In light aircraft the covering is often of fabric, doped to proof it against air, weather and sunlight. The covering is required to take the pressure of air flowing over it, but makes only a small contribution to the strength. Fig 2-10 Cantilever Structure Fig 2-11 Shear Forces
In faster aircraft, sheet metal, normally aluminium alloy, is used. Because of its extra strength, a large part of the load can be borne by this skin, and the underlying structure can be reduced to save weight. This is called stressed skin construction. It also has the advantage of providing a very smooth surface, because the skin is stiff enough not to sag, which is important for high-speed aircraft. It is possible to make the skin strong enough to carry all of the load, without the need for any supporting framework, a method called monocoque construction. In practice, the size of most aircraft would mean that the skin would need to be very thick to avoid buckling, and a compromise, called semi-monocoque , is usually used (Figure 2-12). In modern aircraft, it is common for the stressed skin to carry about half of the total load carried by the skin/stringer combination. The figure shows a fuselage, consisting of a series of hoops, or frames , at intervals along the skin, which give the fuselage its cross-sectional shape, connected by stringers which run the length of the fuselage. Stringers are really stiffeners to prevent the skin buckling. Semi-monocoque is an ideal form of construction for fuselages, since it leaves most of the interior free of obstruction, and is used in most aircraft. 33.4.2-7 CHAPTER 2 Stressed Skin Construction Fig 2-12 Semi- Monocoque Fuselage Monocoque Construction Stringers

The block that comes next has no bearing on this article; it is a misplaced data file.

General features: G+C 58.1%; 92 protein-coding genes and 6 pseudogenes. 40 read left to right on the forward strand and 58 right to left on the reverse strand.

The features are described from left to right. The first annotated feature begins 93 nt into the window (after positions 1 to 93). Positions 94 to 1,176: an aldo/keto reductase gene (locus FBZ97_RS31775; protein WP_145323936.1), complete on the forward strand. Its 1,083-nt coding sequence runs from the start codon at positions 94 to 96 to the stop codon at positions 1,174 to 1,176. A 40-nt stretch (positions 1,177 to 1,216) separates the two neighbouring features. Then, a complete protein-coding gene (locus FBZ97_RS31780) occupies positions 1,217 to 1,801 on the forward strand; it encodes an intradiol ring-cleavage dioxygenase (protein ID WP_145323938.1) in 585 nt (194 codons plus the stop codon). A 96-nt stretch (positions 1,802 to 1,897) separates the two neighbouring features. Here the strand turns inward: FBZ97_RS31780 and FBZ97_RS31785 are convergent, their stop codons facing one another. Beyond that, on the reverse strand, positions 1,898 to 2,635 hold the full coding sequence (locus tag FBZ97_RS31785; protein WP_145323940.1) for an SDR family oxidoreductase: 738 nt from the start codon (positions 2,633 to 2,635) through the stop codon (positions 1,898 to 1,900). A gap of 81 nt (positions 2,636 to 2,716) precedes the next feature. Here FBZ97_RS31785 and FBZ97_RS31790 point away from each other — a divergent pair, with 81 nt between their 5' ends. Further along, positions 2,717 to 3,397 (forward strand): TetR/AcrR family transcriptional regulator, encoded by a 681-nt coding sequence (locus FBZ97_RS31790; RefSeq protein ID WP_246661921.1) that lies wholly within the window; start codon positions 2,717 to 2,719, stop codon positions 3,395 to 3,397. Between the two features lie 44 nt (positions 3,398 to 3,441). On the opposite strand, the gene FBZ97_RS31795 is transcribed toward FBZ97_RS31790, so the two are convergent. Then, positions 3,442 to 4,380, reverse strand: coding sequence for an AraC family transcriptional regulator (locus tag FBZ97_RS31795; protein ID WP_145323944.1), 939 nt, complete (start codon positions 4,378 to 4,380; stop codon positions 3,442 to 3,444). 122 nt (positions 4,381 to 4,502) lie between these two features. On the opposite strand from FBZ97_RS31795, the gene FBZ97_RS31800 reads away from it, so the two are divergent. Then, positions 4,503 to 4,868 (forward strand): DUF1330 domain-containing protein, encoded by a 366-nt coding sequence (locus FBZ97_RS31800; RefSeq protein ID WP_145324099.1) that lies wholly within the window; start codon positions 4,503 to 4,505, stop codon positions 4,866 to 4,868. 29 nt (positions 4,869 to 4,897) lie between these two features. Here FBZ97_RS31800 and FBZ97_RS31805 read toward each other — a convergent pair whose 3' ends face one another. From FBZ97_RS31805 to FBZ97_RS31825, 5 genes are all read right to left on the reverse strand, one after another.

AIRFRAME DESIGN STRUCTURES 33.4.2-8 Self Assessment Questions 1. How many main types of structural pieces in an airframe component? a. 2 b. 3 c. 5 d. 4 2. What structure is widely used in aircraft design? 3. What are stringers? Do not mark the paper in any way - write your answers on a separate piece of paper, in the form of a sentence.
33.4.3-1 CHAPTER 3 AIRFRAME DESIGN FEA TURES - SHAPE Introduction 1. The shape of an aircraft is extremely important, because it dictates how well an aircraft can do a particular job. For a slow-flying aircraft which needs to lift heavy loads, a large wing is needed, together with a fairly light structure. For fast jets, a much smaller wing is required, and the aircraft will be more streamlined. The structure of the aircraft will be much stronger and stiffer, to resist the high loads arising from high speed flight, and tight turns. In this chapter, we will look at how aircraft shapes are decided, and other factors which influence the design. WING LOADING 2. One of the most important factors in an aircraft design is its wing loading , which is simply its weight divided by its wing area. The weight of the aircraft can vary, both with the load it is carrying and as a result of manoeuvres (flying at 4g in a turn increases an aircraft’s effective weight to four times its normal weight), so its wing loading will change. A useful guide is to use the maximum take-off weight
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